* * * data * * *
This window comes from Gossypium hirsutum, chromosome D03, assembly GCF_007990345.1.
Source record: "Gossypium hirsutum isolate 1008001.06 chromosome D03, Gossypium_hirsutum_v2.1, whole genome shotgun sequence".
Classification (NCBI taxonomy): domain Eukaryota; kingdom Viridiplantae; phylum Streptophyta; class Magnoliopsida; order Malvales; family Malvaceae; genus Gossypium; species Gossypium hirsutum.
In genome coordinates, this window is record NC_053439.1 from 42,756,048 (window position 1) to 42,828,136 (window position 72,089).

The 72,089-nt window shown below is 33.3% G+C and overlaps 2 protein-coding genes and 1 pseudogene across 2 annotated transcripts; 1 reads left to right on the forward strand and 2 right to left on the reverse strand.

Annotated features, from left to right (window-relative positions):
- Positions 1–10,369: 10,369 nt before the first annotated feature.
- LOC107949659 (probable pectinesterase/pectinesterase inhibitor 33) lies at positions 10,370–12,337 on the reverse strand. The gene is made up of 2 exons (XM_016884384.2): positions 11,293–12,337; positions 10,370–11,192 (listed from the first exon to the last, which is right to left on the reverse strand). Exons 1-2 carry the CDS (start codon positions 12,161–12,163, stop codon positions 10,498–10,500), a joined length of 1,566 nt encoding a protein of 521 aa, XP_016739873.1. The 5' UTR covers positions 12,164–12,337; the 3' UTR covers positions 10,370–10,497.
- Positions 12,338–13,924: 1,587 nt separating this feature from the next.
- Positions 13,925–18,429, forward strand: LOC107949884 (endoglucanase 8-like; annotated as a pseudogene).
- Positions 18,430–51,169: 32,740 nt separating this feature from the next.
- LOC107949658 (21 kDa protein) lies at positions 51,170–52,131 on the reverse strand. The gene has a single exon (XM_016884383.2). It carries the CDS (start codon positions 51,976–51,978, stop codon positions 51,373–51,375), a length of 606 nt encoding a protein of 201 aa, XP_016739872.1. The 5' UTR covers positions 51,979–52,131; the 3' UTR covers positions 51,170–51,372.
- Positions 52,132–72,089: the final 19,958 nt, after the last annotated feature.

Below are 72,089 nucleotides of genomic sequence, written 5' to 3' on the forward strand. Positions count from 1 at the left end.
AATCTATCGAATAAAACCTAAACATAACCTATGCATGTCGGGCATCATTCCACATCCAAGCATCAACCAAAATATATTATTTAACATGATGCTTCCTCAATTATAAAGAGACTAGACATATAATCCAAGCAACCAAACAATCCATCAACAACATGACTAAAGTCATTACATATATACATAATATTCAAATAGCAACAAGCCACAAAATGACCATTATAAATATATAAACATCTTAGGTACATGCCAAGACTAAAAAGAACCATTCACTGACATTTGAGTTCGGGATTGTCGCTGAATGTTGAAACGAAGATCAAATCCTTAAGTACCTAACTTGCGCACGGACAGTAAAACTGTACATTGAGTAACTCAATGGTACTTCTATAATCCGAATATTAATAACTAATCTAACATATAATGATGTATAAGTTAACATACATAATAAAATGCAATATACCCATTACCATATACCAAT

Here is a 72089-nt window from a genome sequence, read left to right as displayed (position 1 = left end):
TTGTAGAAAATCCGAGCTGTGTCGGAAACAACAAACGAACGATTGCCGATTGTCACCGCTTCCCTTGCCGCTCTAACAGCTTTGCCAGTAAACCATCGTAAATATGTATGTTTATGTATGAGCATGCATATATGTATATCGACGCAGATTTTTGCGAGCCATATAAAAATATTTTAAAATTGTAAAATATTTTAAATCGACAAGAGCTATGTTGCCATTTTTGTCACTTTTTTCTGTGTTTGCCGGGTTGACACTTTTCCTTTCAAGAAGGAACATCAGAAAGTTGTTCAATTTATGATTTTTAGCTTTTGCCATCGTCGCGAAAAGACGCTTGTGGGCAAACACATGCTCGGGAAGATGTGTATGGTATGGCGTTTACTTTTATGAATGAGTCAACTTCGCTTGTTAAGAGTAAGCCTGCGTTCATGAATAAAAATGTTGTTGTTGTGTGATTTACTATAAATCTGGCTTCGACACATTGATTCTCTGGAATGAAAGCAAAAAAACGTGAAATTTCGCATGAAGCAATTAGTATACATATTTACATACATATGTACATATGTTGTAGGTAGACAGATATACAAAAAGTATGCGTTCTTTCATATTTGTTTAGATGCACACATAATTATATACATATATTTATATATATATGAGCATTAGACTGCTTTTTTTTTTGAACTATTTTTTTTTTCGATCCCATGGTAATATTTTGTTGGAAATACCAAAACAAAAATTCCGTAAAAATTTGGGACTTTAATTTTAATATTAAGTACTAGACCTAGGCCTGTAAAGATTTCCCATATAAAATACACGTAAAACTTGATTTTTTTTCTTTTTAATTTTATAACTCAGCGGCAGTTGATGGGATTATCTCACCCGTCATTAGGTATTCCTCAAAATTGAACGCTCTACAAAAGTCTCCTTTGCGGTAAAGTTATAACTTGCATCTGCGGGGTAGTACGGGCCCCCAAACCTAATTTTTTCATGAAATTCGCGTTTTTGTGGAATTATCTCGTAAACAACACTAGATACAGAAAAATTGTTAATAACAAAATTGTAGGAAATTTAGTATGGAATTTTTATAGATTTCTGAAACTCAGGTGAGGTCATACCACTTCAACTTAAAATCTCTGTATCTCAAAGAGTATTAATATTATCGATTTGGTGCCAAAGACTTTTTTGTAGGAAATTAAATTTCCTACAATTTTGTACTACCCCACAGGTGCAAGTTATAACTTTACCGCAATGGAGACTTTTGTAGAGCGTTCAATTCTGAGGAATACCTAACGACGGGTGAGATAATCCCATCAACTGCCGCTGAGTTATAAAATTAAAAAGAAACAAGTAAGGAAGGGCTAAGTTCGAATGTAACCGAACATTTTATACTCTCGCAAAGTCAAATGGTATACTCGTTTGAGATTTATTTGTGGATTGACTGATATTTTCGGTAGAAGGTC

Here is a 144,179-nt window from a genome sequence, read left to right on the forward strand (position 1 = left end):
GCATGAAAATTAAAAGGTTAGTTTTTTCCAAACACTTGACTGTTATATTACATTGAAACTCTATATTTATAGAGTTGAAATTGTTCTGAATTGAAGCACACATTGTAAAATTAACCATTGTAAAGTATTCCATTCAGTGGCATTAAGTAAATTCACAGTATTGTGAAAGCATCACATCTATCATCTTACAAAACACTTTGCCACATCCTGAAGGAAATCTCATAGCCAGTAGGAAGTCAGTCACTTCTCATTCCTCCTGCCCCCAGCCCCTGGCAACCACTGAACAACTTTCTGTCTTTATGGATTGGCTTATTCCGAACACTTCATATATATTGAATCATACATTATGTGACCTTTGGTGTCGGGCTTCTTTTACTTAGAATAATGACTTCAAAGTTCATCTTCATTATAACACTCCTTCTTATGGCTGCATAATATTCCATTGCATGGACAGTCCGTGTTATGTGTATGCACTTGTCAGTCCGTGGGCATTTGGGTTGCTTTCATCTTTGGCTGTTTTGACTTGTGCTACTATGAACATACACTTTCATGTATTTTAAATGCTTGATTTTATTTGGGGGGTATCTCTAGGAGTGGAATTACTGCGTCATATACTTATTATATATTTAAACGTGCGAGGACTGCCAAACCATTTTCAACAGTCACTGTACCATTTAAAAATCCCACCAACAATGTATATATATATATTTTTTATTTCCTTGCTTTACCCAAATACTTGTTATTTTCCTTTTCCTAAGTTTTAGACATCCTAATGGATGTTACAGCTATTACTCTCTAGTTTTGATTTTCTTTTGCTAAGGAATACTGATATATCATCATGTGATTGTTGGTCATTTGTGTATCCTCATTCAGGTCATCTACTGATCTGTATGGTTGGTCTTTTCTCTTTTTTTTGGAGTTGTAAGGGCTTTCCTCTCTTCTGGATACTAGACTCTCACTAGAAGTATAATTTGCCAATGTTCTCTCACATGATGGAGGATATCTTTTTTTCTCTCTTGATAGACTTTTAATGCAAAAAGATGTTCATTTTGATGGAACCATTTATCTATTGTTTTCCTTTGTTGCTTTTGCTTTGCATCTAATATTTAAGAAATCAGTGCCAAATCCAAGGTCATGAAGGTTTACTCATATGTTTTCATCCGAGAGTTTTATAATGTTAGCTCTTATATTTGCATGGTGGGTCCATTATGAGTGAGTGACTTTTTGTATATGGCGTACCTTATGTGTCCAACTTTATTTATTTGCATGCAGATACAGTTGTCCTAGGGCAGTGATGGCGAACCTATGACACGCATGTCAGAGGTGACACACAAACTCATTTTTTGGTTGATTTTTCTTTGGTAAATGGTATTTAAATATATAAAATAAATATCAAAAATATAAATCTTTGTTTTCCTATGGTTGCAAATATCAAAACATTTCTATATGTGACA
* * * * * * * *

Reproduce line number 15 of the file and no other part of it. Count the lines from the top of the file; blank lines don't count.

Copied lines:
AATCTATCGAATAAAACCTAAACATAACCTATGCATGTCGGGCATCATTCCACATCCAAGCATCAACCAAAATATATTATTTAACATGATGCTTCCTCAATTATAAAGAGACTAGACATATAATCCAAGCAACCAAACAATCCATCAACAACATGACTAAAGTCATTACATATATACATAATATTCAAATAGCAACAAGCCACAAAATGACCATTATAAATATATAAACATCTTAGGTACATGCCAAGACTAAAAAGAACCATTCACTGACATTTGAGTTCGGGATTGTCGCTGAATGTTGAAACGAAGATCAAATCCTTAAGTACCTAACTTGCGCACGGACAGTAAAACTGTACATTGAGTAACTCAATGGTACTTCTATAATCCGAATATTAATAACTAATCTAACATATAATGATGTATAAGTTAACATACATAATAAAATGCAATATACCCATTACCATATACCAAT